By Scott Kanosky
Investing.com – The European Central Bank is expected to rise further during its “number of upcoming meetings” in an effort to curb high inflation, according to European Central Bank President Christine Lagarde.
Speaking at a hearing of the European Parliament’s Economic and Monetary Affairs Committee, Lagarde said these increases would help dampen demand, which in theory would cool consumer price growth.
Lagarde added that higher borrowing costs would “protect against the risks of a continuing upward shift in inflation expectations.” The European Central Bank’s baseline estimates of annual inflation in the eurozone have been revised significantly, with the central bank now seeing the figure at 8.1% in 2022, 5.5% in 2023, and 2.3% in 2024.
It rose to an all-time high of 9.1% year-on-year in August, buoyed in particular by higher energy prices caused by Russia’s decision to clamp down on key gas exports in response to Western sanctions in the wake of the outbreak of war in Ukraine. Economists estimate that prices in the region will expand at a new record rate of 9.7% this month.
“Price pressures are spreading across more sectors, in part due to the impact of higher energy costs on the entire economy,” Lagarde told lawmakers in Brussels.
“The risks to inflation expectations are primarily to the upside, mainly reflecting the potential for further major disruptions to energy supplies.”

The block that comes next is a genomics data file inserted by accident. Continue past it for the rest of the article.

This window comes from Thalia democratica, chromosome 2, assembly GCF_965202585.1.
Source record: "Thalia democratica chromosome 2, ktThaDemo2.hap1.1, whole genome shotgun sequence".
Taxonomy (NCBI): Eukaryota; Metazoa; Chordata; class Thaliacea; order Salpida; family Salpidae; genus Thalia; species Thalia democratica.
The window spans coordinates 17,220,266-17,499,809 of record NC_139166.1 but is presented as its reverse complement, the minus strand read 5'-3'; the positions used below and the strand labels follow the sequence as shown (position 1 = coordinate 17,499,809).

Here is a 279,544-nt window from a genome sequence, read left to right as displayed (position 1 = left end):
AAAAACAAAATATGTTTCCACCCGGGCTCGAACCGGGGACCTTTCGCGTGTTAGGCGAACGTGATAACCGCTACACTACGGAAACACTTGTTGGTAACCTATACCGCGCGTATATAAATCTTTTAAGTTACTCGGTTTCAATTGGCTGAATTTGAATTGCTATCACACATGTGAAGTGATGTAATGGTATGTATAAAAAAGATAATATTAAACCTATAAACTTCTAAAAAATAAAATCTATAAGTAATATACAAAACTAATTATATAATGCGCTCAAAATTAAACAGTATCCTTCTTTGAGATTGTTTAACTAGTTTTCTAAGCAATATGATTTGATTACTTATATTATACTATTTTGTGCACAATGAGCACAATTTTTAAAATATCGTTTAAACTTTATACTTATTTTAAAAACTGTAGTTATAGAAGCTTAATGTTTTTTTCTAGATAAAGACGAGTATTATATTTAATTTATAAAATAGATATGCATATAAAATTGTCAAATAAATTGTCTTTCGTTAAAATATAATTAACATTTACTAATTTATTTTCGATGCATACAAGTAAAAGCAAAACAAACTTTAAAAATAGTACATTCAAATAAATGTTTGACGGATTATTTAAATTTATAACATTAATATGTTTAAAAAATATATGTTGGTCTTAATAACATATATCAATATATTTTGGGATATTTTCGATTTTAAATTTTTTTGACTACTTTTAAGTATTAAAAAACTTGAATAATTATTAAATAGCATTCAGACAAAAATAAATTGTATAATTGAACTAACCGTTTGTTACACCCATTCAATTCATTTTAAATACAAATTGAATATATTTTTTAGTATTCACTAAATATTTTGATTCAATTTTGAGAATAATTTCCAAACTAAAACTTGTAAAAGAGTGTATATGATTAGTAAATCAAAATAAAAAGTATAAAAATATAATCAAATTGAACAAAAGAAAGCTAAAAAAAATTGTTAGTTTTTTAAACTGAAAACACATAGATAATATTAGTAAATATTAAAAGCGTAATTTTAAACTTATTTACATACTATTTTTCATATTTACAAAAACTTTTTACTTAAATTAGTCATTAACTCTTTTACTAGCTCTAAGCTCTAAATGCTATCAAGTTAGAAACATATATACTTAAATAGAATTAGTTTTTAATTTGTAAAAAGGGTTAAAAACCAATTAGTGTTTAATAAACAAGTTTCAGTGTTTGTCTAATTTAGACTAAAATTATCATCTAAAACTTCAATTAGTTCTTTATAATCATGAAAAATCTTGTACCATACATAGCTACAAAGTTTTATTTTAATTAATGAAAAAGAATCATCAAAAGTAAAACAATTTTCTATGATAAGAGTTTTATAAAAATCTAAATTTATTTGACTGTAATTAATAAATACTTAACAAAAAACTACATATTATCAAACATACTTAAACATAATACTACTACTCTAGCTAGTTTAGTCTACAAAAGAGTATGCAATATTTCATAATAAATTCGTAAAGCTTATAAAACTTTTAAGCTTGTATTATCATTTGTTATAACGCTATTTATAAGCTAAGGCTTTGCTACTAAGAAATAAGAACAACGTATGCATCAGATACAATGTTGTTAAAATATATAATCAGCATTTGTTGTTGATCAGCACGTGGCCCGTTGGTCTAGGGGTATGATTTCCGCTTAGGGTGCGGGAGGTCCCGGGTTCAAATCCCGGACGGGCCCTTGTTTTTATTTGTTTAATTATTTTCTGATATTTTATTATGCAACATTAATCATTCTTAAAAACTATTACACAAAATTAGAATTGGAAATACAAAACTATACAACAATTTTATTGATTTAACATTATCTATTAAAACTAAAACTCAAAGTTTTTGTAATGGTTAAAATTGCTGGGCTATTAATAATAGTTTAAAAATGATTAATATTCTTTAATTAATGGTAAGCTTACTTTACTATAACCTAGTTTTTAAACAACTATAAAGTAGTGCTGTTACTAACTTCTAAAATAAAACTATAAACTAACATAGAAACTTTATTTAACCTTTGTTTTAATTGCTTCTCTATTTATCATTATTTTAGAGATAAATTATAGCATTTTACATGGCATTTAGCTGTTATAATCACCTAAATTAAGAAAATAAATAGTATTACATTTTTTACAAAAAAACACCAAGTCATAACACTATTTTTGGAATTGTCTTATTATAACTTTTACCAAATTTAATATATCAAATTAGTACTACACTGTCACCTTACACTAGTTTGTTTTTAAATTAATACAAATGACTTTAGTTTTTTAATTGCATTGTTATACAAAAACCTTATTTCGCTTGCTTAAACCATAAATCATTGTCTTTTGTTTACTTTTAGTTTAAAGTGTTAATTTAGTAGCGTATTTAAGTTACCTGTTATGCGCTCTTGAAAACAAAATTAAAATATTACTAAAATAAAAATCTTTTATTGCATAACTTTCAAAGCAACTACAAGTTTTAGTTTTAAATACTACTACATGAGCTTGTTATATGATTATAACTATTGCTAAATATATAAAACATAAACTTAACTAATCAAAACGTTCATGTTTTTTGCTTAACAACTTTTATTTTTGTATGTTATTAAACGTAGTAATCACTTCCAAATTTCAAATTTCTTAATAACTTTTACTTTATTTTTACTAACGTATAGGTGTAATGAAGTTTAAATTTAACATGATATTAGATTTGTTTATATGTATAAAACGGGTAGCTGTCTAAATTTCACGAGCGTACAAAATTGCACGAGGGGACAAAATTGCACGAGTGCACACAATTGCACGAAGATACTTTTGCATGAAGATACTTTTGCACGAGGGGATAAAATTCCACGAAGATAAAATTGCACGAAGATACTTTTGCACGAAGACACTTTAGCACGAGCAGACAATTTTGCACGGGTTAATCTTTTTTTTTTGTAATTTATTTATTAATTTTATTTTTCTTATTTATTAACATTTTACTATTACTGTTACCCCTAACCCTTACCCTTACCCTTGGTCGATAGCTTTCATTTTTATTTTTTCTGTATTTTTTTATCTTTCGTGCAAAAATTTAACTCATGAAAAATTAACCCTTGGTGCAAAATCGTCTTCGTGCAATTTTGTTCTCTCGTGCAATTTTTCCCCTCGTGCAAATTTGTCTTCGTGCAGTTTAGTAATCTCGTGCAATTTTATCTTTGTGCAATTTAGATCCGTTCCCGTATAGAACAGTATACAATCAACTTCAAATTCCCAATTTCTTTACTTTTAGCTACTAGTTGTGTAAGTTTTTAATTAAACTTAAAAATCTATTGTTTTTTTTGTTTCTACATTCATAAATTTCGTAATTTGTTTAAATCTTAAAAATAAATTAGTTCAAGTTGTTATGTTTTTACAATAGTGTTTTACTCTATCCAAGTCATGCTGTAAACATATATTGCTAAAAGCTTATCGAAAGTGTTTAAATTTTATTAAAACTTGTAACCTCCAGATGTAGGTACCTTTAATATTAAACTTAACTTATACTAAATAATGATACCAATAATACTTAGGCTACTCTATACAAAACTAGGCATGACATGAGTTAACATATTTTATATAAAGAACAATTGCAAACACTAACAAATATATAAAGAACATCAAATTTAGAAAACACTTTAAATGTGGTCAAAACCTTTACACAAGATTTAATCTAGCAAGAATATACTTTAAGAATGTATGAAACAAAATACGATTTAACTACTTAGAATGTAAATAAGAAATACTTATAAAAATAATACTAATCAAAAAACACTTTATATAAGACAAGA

Lagarde said the depreciation of the euro, which has fallen below par with the dollar as investors fear about the future of the euro zone economy, has also added to inflationary pressures.
Meanwhile, Lagarde predicted that wage growth, while contained for now, would eventually accelerate to “compensate” for higher inflation.
It added that economic growth in the money supply is expected to slow “significantly” in the coming quarters as inflation, combined with the subsequent series of interest rate increases by central banks around the world, prompt consumers to rein in spending. The post-pandemic recovery was also seen in the services sector “losing momentum”.
Finally, uncertainty about the future of the eurozone remains high, Lagarde said, as reflected in a decline in household and business confidence. Earlier on Monday, a monthly survey showed that business in Germany – Europe’s largest economy – had fallen to its lowest level since the early days of the pandemic.